Filed under Uncategorized

Many thanks to @eeriley99 for inspiring LED shapes using glue guns & silicon molds! #MakerEd

Saturday was The Brearley School‘s #OneBrearley Block Party where the school community and neighbors gathered to eat, make, explore, learn, sing, and build together. I led an activity where participants assembled LED pins using lights, batteries, felt, clothespins, pin backings, and hot glue. This project was inspired by one of Erin Riley‘s tweets from last year (embedded below) about melting hot glue (from glue guns) into silicon molds and then popping in an LED to create molded lights. So brilliant and so simple! I am ever grateful to Erin of Greenwich Academy for inspiring me with so many of her creative, thoughtful, intricate, and innovative project ideas! Follow her on Twitter at @eerily99 and at her site http://erinriley.weebly.com.

 

Leave a comment

Filed under Uncategorized

Feeling pretty lucky to have had a weekend of Our Whole Lives training at @brearleynyc

I’m thrilled to be starting my second year at The Brearley School. It’s a fantastic K-12 girls school on the Upper East Side of Manhattan. I gush often about the stellar admin team, the incredibly accomplished faculty, and the fabulous students. Everyone is kind, brilliant, and passionate, and I feel very lucky to have joined the community.

An email went out to faculty last spring about joining a cohort to be trained to lead instruction in the Our Whole Lives (OWL) curriculum at the elementary, middle, and upper levels. I jumped at the opportunity to get empowered to further empower our students to make informed, wise, responsible choices. I was a volunteer Sex and Personal Health Educator (SAPHE) while a student at Bryn Mawr College, and I greatly appreciated that Brearley chose to implement OWL this year and offered us this chance to be so involved.

Below is some information copied and pasted from the Wikipedia page about OWL:

Our Whole Lives, or OWL, is a series of six comprehensive sexuality curricula for children, teenagers, young adults and adults published by the Unitarian Universalist Association and the United Church of Christ Justice and Witness Ministries.[1][2]Publication was the result of seven years of collaborative effort by the two faiths to prepare material which addresses sexuality throughout the lifespan in age appropriate ways.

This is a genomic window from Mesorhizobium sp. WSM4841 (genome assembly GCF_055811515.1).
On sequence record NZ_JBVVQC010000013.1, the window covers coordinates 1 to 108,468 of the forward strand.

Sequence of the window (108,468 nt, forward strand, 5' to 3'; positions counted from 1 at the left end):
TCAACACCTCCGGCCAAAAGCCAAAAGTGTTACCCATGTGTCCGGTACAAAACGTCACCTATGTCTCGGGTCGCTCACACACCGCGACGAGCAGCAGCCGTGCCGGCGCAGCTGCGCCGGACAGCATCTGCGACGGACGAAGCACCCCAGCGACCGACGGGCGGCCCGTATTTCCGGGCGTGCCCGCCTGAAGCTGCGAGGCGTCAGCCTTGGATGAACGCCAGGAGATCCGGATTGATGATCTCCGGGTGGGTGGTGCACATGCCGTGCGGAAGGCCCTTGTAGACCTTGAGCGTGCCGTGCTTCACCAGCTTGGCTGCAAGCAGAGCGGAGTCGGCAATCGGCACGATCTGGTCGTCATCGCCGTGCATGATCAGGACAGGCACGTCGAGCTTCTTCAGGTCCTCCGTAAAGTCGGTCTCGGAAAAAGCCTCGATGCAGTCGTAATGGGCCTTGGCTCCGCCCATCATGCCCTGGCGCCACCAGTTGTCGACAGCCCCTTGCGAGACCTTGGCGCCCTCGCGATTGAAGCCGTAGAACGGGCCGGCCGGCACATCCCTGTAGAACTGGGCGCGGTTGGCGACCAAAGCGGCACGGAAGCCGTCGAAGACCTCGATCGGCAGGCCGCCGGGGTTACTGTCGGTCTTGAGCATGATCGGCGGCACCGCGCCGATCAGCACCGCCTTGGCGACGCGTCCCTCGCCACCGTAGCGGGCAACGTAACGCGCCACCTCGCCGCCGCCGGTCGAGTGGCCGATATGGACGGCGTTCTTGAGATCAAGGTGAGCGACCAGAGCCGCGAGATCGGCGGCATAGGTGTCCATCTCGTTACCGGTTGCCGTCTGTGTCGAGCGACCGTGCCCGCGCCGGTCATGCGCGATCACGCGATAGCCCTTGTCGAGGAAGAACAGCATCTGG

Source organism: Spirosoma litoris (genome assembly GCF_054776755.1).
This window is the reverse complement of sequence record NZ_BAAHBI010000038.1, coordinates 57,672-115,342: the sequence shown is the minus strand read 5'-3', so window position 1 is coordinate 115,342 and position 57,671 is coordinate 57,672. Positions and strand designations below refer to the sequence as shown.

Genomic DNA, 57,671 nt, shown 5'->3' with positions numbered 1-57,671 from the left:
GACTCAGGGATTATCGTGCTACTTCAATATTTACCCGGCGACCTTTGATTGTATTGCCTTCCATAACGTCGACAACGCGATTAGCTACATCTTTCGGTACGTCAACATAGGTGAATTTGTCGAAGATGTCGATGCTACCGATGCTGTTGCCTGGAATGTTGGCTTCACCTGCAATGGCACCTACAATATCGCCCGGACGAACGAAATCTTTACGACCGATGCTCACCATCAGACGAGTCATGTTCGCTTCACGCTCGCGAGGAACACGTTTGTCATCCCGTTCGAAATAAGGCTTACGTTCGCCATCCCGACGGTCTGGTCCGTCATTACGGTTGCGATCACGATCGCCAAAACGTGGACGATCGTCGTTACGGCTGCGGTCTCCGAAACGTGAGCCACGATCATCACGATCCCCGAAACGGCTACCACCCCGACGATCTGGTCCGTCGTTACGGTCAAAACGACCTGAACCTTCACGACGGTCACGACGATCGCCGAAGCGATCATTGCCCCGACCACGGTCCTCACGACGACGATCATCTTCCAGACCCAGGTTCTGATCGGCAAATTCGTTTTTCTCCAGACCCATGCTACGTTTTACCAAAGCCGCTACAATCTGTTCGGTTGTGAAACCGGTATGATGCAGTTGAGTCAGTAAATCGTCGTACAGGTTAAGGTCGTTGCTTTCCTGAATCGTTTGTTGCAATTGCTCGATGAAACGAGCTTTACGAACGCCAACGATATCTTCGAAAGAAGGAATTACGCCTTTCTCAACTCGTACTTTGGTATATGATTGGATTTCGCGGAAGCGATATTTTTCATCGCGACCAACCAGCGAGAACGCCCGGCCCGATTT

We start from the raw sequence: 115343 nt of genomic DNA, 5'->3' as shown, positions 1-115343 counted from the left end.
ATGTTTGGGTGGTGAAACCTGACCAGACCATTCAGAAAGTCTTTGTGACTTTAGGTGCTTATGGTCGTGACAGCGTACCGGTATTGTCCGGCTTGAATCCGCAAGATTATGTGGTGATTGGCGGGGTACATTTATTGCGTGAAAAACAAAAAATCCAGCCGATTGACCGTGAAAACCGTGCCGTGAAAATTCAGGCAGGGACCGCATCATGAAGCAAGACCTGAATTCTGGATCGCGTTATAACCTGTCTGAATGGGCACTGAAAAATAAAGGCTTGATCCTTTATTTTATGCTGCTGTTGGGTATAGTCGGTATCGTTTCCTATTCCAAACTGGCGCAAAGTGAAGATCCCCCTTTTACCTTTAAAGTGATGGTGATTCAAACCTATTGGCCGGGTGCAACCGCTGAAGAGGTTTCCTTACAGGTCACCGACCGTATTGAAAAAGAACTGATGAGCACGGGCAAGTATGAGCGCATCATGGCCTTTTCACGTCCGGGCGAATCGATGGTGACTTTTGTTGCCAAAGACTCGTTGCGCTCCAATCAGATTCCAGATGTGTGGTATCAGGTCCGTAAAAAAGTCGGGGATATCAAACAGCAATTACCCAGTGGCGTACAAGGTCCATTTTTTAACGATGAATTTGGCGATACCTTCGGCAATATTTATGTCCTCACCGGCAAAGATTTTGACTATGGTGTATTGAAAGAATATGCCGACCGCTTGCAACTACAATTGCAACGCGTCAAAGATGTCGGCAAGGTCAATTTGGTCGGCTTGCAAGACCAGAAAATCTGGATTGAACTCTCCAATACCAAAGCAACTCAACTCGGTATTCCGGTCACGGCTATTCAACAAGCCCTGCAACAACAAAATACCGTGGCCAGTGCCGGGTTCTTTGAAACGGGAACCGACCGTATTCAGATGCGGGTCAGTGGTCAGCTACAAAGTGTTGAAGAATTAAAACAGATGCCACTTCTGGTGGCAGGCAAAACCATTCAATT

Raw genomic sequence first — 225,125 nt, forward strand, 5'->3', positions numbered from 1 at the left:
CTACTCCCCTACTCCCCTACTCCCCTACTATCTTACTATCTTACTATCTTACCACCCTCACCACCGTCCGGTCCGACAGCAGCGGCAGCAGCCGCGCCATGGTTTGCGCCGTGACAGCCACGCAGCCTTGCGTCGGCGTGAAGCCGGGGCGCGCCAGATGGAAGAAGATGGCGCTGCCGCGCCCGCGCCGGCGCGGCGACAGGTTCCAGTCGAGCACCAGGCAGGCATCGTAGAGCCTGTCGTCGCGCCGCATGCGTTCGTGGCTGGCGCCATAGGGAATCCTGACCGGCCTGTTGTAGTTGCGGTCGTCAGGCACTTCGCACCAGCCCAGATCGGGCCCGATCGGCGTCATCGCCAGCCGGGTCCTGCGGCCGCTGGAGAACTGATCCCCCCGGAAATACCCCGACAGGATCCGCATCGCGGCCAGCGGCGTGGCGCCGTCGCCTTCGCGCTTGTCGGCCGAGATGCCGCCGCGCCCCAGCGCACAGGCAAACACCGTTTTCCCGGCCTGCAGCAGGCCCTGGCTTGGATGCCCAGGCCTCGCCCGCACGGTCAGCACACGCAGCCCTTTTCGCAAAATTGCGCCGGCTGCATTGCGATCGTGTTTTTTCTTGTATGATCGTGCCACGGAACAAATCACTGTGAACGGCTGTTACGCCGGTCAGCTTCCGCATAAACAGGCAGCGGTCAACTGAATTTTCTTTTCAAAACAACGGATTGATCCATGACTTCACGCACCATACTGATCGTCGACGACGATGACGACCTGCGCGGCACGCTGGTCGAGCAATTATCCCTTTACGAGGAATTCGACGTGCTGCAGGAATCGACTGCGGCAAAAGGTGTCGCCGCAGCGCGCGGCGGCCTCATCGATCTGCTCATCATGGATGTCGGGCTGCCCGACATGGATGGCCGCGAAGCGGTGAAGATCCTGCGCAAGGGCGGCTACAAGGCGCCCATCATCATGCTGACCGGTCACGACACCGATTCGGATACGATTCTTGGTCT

The Our Whole Lives program operates under the idea that well informed youth and young adults make better, healthier decisions about sexuality than those without complete information. OWL strives to be unbiased and teaches aboutheterosexual, bisexual, homosexual, and transgender sexual health. In addition to information on sex, OWL is intended to help children, youth, and adults to be emotionally healthy and responsible in terms of their sexuality.

This past weekend, following the first week of school, about 25 of us stayed past 9pm on Friday, and returned to school at 7:30am on Saturday and Sunday for the training. It was exhausting, eye-opening, and important. I was skeptical at first, as OWL is published by religious institutions. However, the program is secular, thoughtful, thorough, inclusive, modern, and pretty wonderful. I was in the group of teachers trained to facilitate workshops for Grades 7-12, and remarkably, Pamela Wilson, the author of the Grades 7-9 text, was one of our trainers! Kathleen Baldwin of the University of Indiana was our other trainer, and both women have decades of OWL training and implementing experience under their belt.

  • Here’s a direct link to information and resources about OWL from Unitarian Universalist Association: http://www.uua.org/re/owl
  • Here’s a direct link to information and resources about OWL from United Church of Christ: http://www.uua.org/re/owl

Leave a comment

Filed under Uncategorized